2015 research published in the Journal or Diabetes Research also concluded that the loss of circulating estrogen E2 and impairment of its cellular activity can lead to an abrupt reduction in metabolic rate and that E2 replacement is preventive. “It is very clear that E2 has tremendous potential as a therapeutic against diabetes and its associated complications, but it has to be administered in a safer form and personalized to individual needs”. [iii]  While the link between synthetic HRT (hormone replacement therapy) and breast cancer has been established and therefore may not be an option, it  just doesn’t make sense to intentionally lower our own already-declining natural estrogen.

Many women choose bio-identical hormones, but to be clear, bios are not ‘natural’, they are chemically constructed in a lab. According to Dr Mache Seibel, M.D., author of The Estrogen Window, you have to be careful with compounded bio-identicals. He says that studies show that despite the fact that the prescription may be filled correctly, typically progesterone tends to be 60-80% lower than ordered and estrogen 80-200% higher than ordered which can result in increased estrogen dominance and could raise your risk of hormone-driven cancer. He also points out the serious risks of declining estrogen, which include increasing your risk of heart disease by 30% and dementia 70%.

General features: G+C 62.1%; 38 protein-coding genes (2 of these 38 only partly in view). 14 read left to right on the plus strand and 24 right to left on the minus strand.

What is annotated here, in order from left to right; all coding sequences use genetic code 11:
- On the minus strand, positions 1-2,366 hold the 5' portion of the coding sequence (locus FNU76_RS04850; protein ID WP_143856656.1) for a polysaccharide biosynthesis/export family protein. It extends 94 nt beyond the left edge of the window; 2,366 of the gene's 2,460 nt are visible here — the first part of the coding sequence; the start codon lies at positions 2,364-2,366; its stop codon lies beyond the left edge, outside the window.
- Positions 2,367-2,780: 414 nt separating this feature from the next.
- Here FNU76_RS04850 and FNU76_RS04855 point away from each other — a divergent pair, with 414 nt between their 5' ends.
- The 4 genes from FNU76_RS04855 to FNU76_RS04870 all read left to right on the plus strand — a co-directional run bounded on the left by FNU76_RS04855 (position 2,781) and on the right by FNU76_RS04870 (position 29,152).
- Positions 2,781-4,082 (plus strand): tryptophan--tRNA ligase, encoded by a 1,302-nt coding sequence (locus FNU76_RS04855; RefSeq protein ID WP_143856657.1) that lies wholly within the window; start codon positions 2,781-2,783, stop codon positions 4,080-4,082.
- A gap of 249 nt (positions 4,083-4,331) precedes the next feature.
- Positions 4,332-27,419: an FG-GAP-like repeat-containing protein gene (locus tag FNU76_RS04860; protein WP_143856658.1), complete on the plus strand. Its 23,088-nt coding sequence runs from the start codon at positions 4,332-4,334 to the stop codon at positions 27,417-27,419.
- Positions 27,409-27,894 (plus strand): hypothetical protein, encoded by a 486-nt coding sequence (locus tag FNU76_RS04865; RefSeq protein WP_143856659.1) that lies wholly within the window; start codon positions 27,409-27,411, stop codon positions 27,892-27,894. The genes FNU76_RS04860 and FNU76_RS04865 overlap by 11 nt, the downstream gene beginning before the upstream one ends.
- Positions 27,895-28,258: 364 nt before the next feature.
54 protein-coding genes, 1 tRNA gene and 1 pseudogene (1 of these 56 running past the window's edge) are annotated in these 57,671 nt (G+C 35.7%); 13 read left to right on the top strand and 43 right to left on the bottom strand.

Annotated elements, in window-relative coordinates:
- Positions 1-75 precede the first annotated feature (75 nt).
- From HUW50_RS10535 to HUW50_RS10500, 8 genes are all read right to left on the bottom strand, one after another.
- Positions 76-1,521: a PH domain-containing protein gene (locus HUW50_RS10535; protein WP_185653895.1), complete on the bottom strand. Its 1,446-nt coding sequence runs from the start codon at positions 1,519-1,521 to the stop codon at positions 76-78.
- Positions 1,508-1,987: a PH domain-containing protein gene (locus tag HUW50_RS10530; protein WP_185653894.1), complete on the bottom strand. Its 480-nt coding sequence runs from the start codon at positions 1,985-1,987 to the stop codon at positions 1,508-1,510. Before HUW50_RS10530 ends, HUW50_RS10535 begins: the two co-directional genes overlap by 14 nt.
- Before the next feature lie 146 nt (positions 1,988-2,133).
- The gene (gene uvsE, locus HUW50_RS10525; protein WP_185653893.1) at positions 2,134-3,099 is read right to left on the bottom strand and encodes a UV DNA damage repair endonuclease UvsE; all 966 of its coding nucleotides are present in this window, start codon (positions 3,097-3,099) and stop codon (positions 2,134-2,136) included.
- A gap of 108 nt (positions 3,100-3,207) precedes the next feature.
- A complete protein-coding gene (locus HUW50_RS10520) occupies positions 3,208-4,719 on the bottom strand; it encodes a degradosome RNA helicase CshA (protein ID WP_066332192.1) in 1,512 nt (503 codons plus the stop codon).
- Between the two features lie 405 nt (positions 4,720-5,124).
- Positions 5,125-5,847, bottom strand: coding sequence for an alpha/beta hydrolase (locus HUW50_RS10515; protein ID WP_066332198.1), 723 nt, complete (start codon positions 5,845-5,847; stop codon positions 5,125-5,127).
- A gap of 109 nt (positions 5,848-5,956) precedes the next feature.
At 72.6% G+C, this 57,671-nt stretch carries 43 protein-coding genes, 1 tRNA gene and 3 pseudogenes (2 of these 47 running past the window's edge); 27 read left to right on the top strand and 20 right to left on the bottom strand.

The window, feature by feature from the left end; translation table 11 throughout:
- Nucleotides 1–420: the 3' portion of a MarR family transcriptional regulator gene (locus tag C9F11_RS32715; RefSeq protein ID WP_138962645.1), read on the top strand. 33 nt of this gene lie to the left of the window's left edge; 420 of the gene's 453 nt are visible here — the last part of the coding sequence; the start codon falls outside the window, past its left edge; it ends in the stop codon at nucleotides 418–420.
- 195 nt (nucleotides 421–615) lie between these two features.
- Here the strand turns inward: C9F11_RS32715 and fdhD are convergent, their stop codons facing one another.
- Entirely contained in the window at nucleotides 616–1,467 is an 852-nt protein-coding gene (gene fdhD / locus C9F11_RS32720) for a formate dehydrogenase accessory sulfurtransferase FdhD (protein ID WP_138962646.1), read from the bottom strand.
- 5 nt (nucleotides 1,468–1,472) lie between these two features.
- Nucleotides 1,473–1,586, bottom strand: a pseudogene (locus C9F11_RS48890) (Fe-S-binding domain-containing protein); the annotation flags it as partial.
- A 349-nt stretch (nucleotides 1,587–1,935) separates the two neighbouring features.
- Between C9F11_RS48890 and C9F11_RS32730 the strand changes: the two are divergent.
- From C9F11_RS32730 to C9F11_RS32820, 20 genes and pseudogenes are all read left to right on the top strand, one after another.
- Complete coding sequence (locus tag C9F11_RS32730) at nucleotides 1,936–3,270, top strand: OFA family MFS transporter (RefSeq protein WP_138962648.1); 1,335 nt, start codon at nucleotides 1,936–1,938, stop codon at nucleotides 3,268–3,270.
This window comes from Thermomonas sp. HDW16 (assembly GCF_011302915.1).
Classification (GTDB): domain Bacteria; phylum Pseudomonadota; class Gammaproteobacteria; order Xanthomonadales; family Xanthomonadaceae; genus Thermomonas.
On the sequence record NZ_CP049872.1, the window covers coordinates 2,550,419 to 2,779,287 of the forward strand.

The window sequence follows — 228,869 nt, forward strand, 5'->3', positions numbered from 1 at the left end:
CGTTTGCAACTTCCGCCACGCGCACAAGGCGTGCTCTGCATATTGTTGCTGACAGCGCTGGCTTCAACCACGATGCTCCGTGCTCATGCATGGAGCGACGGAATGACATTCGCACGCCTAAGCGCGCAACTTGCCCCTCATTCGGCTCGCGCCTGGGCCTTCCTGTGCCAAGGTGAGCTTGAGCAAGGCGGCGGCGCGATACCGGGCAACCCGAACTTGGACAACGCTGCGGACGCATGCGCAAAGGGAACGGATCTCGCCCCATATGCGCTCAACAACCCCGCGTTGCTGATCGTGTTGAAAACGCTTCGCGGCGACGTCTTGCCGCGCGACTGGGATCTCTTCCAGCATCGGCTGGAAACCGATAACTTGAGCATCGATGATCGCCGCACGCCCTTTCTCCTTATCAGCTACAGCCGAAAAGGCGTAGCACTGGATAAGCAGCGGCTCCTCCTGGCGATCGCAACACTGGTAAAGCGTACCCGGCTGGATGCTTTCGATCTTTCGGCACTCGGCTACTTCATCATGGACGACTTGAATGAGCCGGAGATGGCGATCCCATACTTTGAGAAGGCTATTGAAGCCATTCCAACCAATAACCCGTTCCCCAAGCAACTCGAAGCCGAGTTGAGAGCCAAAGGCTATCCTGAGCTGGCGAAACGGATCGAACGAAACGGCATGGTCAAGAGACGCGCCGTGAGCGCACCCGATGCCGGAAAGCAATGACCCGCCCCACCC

Why You Need Estrogen 

We need estrogen for aiding in the prevention of heart disease and for strong, healthy bones. In fact, estrogen is essential to the health of all parts of your body, from your eyes to your heart to your brain to everywhere else.  Estrogen also improves body fat distribution and B-cell function, and reduces inflammation. And of course, estrogen increases insulin sensitivity (and thus is protective against diabetes and metabolic syndrome predisposing one to obesity) and conversely, low estrogen levels can lead to increased insulin resistance or impaired insulin activity.

Given that studies show that the reduction of estrogen in postmenopausal women accelerates the development of insulin resistance and thus could promote breast cancer, it is hard to believe that aromatase inhibitors are always a good idea. Perhaps ‘prescribing’ phytoestrogens such as flax and sesame seeds, herbs, and even perhaps whole soy, would be a better tactic. Phytoestrogens are plant-based weak estrogens which bind to estrogen receptors in the body (just like tamoxifen) and through competitive inhibition, can prevent the receptor-binding of more potent estrogens (including xenoestrogen such as BPA). Phytoestrogens also promote hormone balance and homeostasis. One can also take steps to raise progesterone to balance natural estrogens by taking supplements such as zinc and vitamin E, lowering stress, and using an over-the-counter progesterone cream. I will further address the role of phytoestrogens and hormone-driven cancers in my next post.